I said last week that I would share some of my favourite summer outfits before autumn kicks in. Today I thought I’d share a bit of a brand focus, with US-based Reformation, who I ordered from for the first time recently.
REFORMATION SHIPPING AND SIZING
Reformation had interested me for their very cool and flattering designs but also thanks to their ethical approach to manufacture. The US brand ship to Australia but I’d never actually committed to ordering from them despite regularly drooling over their endless beautiful designs.
I ordered this Reformation dress during the end of year sales. It was a size small rather than an extra small which I thought would be okay. Turns out, this one was cut for a bigger bust than I will ever live up to! Next time I’ll try the petite range. All the same, I had seen so many Reformation dresses over the years that I’d loved and I wanted to try out their fabric and postage. Postage was very quick, I am happy to report. At the same time, I’d ordered a backless yellow printed dress which I shared back in this post last month. This one was also a size 2 (am guessing that is the equivalent to an Australian Small) so will try a 0 in future.
REDUCING ENVIRONMENTAL IMPACT
Whether it is simply clever marketing or not, Reformation are all about reducing environmental impacts of clothing manufacturing. While not claiming to be fully sustainable, Reformation uses the most efficient, eco-friendly and pro-social technologies and practices available. They calculate how Reformation’s products help reduce environmental impacts compared with most clothes bought in the US. This information is detailed on every product page and tells you exactly what impact each garment has on the environment. The idea is to see the total cost of fashion so consumers can make empowered choices. The following is taken from their site…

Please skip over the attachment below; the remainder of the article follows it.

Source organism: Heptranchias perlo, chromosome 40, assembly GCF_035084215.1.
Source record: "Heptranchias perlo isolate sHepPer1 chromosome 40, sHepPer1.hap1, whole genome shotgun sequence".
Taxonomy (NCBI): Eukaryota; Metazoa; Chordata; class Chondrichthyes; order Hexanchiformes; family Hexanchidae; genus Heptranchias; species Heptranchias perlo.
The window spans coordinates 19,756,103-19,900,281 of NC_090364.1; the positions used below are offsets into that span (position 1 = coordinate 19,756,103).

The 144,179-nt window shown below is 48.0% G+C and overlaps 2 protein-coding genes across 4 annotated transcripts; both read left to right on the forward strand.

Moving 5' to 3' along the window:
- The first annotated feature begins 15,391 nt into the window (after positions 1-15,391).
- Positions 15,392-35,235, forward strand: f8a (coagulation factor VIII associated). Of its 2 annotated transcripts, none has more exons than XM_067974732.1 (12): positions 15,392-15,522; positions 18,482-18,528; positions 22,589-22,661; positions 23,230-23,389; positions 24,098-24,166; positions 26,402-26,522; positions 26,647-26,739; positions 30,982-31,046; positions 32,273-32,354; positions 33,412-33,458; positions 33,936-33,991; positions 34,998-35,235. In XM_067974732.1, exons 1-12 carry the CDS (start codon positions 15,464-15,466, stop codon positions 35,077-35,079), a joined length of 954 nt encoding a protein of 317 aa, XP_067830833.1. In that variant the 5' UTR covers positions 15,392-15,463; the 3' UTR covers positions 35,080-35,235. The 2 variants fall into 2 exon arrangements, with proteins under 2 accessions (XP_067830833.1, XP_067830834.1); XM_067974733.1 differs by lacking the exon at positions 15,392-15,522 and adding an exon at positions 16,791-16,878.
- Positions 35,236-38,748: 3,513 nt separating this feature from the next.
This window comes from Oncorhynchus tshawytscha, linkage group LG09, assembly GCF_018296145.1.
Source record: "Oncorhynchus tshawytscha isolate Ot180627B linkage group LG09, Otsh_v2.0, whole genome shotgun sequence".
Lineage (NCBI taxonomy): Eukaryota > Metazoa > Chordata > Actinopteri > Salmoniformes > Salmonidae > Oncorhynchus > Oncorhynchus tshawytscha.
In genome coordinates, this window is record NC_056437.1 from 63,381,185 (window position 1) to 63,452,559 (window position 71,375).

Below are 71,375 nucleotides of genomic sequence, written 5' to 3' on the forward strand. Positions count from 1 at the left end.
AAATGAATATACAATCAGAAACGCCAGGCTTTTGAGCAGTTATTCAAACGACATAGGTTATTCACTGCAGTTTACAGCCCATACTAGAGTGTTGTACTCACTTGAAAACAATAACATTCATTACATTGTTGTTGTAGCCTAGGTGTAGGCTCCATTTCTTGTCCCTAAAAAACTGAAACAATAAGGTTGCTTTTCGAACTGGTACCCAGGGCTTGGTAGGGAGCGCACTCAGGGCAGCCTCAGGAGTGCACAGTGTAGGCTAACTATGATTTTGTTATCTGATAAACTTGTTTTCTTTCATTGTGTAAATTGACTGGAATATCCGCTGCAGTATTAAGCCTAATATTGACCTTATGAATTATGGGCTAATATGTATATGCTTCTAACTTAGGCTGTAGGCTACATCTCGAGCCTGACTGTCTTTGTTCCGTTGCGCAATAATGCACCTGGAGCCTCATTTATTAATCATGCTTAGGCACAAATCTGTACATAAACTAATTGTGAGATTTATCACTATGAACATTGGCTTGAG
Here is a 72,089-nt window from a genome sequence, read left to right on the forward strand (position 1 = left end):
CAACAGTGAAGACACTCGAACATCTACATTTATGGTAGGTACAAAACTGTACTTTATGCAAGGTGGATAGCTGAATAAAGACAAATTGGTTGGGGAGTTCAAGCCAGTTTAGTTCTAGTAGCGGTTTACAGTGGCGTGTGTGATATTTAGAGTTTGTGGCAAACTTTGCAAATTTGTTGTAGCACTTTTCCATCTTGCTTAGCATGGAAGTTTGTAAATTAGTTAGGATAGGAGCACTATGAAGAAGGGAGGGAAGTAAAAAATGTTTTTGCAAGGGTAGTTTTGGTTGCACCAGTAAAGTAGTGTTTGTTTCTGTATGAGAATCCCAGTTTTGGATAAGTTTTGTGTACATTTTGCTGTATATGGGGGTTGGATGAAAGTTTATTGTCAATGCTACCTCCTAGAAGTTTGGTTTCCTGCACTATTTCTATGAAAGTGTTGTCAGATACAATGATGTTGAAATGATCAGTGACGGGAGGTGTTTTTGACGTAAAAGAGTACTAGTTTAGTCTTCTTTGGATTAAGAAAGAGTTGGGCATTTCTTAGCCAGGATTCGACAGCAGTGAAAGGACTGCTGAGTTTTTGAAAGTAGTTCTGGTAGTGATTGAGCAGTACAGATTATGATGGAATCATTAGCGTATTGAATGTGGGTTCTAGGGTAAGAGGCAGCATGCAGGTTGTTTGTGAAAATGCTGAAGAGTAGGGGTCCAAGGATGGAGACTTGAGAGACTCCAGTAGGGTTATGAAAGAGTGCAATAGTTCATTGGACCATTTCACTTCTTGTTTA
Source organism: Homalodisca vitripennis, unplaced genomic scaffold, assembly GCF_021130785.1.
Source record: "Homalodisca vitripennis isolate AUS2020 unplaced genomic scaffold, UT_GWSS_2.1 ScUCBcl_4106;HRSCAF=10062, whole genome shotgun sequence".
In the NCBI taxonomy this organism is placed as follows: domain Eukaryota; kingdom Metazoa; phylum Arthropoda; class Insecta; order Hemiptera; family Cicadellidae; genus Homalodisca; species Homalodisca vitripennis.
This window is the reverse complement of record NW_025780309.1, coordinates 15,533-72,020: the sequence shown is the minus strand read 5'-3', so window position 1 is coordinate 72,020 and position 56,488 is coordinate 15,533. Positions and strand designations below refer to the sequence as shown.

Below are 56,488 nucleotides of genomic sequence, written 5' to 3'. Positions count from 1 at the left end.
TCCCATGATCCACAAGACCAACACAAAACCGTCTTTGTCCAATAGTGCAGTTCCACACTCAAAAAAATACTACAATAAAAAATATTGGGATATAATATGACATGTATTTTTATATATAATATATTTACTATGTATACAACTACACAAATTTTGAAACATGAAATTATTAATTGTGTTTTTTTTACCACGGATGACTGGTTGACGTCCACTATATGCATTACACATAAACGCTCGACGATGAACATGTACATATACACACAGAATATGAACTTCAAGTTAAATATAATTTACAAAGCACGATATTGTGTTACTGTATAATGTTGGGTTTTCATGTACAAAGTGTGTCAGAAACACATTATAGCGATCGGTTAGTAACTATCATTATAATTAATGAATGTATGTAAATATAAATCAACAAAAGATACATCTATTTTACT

Fashion is the third most polluting industry in the world and the second largest consumer of water. Making fabric uses water, energy, chemicals, and other resources that most people don’t think about, or ever see. We think knowledge is power, so we talk about resource use, climate change, and other impacts of fashion.
THE REFORMATION DRESS
The Viscose of this dress is made from renewable plant material. Reformation advertises that about half of their viscose is manufactured by a company that sources trees from certified sustainably managed forests and recycles the chemical and waste products that result from the production process. Though I am not claiming that I am strict about consuming sustainable clothing, I am conscious of my clothing consumption. I don’t want to go into it too much, but it is something to be mindful of.
The viscose of the Reformation dress is actually not bad, considering it is a man-made fibre and generally I end up feeling uncomfortable in most man-made fibres. I am aware that the natural fibres I love so much are manufactured using a lot of water and nasty chemicals. That is a topic I could explore in greater detail, but I said I’d keep this post brief!
WOULD I ORDER FROM THEM AGAIN?
Overall, I was happy with both Reformation dress choices I went with- though they weren’t the perfect fit. In future, I will try the petite range. I’d love to try their denim, as I am obviously a jeans almost everyday girl! They also make some pretty cute tees, and I always seem to have a super long wishlist after visiting the site. Yes, I would order from them again and will be interested to see how to brand develop over time.
Have you ever shopped from Reformation? I’d be keen to learn a bit more about how you found the sizing and fabrics. If you have, please let me know below. Do you think about the environmental impacts of clothing? Let me know your thoughts! Looking forward to reading them.
PHOTOGRAPHED BY: MARIO RECCHIA